Psalm 39:7-13; Exodus 31:12-32:29; Matthew 26:36-46

Psalm 39:7-13  The psalmist continues to weave supplication together with reflections on the brevity of a man’s life.  In these verses there is an outright plead for rescue, to be saved from a sin that would render the psalmist too like the wicked, “From all my sins save me. Make me not the scoundrel’s scorn.”(9)   But then a plea for God to relent: “Take away from me Your scourge,  from the blow of Your hand I perish.”

Is God’s punishment too harsh or disproportionate?  In the deuteronomic scheme of things–cause and effect punishment, if you will–it’s not unreasonable to tell God “enough is enough.”  Even as people of the New Covenant there can be times where we can feel we have suffered enough, and we will pray for the suffering to cease.  But as the psalmist implies here, is it is God who is doing the punishment, or are these simply the circumstances that are creating the suffering?  In any event, it seems entirely reasonable to feel, as the psalmist does, that God is allowing the punishment and therefore it is to God to whom we pray for it to cease.

“For I am a sojourner with You, a new settler like all my fathers.” (12) suggests that he is a resident alien in a new country–a theme Peter picks up in his epistle.  But here it builds from the theme of ephemerality.  We are resident aliens for a brief time here in God’s creation.  And in an almost Job-like request, the psalmist asks God to, “Look away from me, that I may catch my breath before I depart and am not.” (13)  God’s power is so great, that it is almost too much for us to take in our human weakness and sin.

The psalmist’s ambivalence about God, who is at once our rescuer but in whose awesomeness we cannot stand too long in our brief lives is one more example of the relentless honesty of the psalms.

 Exodus 31:12-32:29   After giving instructions about keeping the sabbath, God finishes speaking and hands the tablets to Moses:  “He gave Moses when He had finished speaking with him on Mount Sinai the two tablets of the Covenant, tablets of stone written by the finger of God.” (31:18)  There was certainly more detailed instruction on these tablets than just the Ten Commandments, and it would definitely take the finger of God to write all this on two pieces of stone that a man could carry(!)

Meanwhile, down at the foot of Sinai, the people decide Moses has dilly-dallied too long up there in the cloud.  They decide to take worship into their own hands.  They create the infamous golden calf, and bow down, worshipping the gods of Egypt, “These are your gods, O Israel, who brought you up from the land of Egypt.” (32:5)  God is definitely displeased, “I see this people and, look, it is a stiff-necked people. And 10 now leave Me be, that My wrath may flare against them, and I will put an end to them…” (32:9) Basically, God plans to start all over where he began with Abraham, making exactly the same promise to Moses, the only man who has obeyed him: “and I will make you a great nation.” (32:10b).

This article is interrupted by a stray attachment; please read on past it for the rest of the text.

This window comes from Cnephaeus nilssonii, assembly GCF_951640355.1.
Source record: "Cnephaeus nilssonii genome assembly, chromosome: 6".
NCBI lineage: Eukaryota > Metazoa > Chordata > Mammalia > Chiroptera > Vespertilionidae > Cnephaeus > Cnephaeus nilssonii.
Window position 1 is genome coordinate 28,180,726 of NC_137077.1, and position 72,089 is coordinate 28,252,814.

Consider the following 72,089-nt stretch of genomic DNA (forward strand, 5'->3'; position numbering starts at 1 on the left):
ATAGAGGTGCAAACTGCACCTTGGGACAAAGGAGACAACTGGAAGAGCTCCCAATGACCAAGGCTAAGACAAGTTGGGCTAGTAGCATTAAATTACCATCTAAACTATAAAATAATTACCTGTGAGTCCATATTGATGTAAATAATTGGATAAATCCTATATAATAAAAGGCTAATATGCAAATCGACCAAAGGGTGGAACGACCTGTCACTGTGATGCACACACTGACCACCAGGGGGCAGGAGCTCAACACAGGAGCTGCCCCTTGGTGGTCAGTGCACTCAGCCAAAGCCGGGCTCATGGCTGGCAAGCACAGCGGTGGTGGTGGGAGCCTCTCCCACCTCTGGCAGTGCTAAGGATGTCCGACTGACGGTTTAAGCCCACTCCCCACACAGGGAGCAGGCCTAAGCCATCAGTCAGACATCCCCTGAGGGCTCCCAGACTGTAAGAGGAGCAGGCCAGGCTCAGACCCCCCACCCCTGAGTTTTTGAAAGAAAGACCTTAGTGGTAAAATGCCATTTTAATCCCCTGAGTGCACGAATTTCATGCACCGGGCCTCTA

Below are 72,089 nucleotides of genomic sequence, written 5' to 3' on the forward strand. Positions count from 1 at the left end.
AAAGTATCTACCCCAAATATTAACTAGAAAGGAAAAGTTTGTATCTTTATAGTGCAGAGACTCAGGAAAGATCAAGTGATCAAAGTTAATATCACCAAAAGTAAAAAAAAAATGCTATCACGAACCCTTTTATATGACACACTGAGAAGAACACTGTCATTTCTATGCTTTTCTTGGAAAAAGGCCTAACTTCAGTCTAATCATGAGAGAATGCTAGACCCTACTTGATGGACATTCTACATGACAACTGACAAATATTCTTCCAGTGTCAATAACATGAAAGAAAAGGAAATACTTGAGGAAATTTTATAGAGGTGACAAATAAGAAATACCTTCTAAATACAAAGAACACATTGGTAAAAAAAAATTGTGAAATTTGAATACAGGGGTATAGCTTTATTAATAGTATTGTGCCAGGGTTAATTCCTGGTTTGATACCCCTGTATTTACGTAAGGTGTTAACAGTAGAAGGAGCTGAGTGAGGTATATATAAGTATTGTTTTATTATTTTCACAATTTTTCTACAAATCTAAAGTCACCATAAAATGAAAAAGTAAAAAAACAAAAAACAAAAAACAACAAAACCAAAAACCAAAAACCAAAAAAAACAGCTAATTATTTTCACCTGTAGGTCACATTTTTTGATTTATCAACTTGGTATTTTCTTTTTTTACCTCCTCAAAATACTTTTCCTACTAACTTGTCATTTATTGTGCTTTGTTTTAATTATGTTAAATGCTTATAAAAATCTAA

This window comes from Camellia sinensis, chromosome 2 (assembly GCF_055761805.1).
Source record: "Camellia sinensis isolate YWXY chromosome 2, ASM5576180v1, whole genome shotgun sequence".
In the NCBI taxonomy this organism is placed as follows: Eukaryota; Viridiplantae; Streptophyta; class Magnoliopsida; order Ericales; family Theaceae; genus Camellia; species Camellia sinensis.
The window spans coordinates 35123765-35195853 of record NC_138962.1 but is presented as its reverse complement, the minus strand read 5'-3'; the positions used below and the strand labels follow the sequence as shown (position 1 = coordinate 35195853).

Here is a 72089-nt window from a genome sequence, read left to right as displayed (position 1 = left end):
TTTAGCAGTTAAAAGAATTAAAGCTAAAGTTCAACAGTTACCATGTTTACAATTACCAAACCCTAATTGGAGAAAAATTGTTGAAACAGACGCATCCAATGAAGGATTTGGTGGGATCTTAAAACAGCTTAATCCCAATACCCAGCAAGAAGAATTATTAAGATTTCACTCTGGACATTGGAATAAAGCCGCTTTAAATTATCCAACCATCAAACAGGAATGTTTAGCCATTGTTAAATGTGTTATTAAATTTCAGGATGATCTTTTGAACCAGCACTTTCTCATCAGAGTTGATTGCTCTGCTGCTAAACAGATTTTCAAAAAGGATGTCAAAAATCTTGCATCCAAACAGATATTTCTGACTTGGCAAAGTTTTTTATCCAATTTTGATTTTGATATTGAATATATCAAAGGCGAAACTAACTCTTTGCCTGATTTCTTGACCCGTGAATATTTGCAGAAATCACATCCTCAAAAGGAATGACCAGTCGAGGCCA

But Moses, who has interceded for his people so many times before Pharaoh, now intercedes for them before God with a very logical and reasonable argument: ““Why, O LORD, should your wrath flare against Your people that You brought out from the land of Egypt with great power and with a strong hand?” (32:11) making the point that the Egyptians would rightly wonder why God had gone to the bother of rescuing the Israelites only to destroy them in the desert.  Moses also asks God to “Remember Abraham, Isaac, and Israel Your servants, to whom You swore by Yourself” and made the original covenant.  God relents and Moses comes down to confront the people.

So, is God really so emotional that he would destroy people he has rescued?  Well, God requires justice, and this is not emotion so much as it is a clear picture of justice demanded.  This story is a Christological precursor of Jesus’ intercession for us before a justly angry God. And like the Israelites, we need to be grateful for that intercession.

Matthew 26:36-46  I think it is in Gethsemane where we see Jesus at his most human and vulnerable: “and began to be grieved and agitated,” (26:37b).  In this state there is only one thing–and one thing only–that Jesus can do: pray.  He prays with the same desperation we read in today’s psalm, that God relent from the punishment about to be meted out–the punishment we each deserve.  But in the end, acceptance.  The acceptance we find so often in the psalms of supplication.

Jesus wakes the disciples three times during the night, and only after he says, “the hour is at hand, and the Son of Man is betrayed into the hands of sinners” does he rouse them from their sleep.  Much has been made of the sleeping disciples, but I think we tend to be too hard on them. Did they really abandon Jesus in his time of deepest need?  Perhaps. I’m pretty sure I would have fallen asleep too, even though I had just heard Jesus’ speech about the necessity of remaining awake because we don’t know the hour the master will return.  The sleeping disciples are the contrast between Jesus’ strength to accept his fate and our own human weakness: to fall asleep when we should be praying.



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